In a beautiful and quiet part of the Roselawn Cemetery in Pueblo, Colorado, Mines Geophysics students have been searching for mass graves. The graves are thought to be the result of several tragedies that occurred in the first part of the twentieth century: the 1904 Eden train wreck, the 1918 Spanish flu epidemic, and the 1921 “Great Flood”.
Using ground-penetrating radar, frequency-domain EM (FEM), and electrical methods (DC resistivity) the students are searching for anomalies under the ground that would indicate the land has been disturbed. So far, two teams of students, under the direction of Research Assistant Professor Rich Krahenbuhl and in collaboration with Alpine Archaeology and the Roselawn Cemetery, have participated. The first group – Paul Bonn, Arsya Kadyanto, Dylan Mayes, and Emily Moren – worked until March when work was halted due to the Covid Pandemic. The second team: Sigourney Burch, Tannor Ziehm, and Hanna Haugen resumed work this fall.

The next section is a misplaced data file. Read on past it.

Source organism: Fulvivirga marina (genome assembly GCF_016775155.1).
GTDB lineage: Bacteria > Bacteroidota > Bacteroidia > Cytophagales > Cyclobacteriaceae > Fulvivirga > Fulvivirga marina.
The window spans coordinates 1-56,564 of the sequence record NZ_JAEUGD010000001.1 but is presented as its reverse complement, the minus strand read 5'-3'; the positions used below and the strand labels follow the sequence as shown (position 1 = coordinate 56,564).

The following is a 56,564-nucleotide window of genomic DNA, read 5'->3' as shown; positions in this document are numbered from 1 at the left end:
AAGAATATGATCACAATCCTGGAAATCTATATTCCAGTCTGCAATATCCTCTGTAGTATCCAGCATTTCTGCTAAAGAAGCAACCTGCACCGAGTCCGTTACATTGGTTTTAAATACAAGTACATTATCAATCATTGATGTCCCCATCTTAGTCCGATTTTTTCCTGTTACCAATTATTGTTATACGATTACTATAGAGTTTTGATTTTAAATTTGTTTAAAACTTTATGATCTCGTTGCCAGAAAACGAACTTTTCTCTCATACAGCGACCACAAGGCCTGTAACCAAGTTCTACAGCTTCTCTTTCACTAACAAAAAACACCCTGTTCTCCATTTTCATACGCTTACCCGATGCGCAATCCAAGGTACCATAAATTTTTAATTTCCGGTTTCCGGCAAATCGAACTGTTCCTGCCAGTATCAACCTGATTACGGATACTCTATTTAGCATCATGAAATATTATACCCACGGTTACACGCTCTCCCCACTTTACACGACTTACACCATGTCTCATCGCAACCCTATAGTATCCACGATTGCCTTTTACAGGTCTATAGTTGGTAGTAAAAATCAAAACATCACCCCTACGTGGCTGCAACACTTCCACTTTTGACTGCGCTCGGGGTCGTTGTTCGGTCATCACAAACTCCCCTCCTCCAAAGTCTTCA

The project offers the students an excellent chance to learn how geophysics methods can be put to humanitarian uses. In fact, Burch has turned the task into her senior design project in Geophysics. As she told the Pueblo Chieftain, “I’m really interested in combining geophysics and archaeology and kind of doing something more humanitarian-inspired with geophysical equipment.”
Read more about this exciting work here.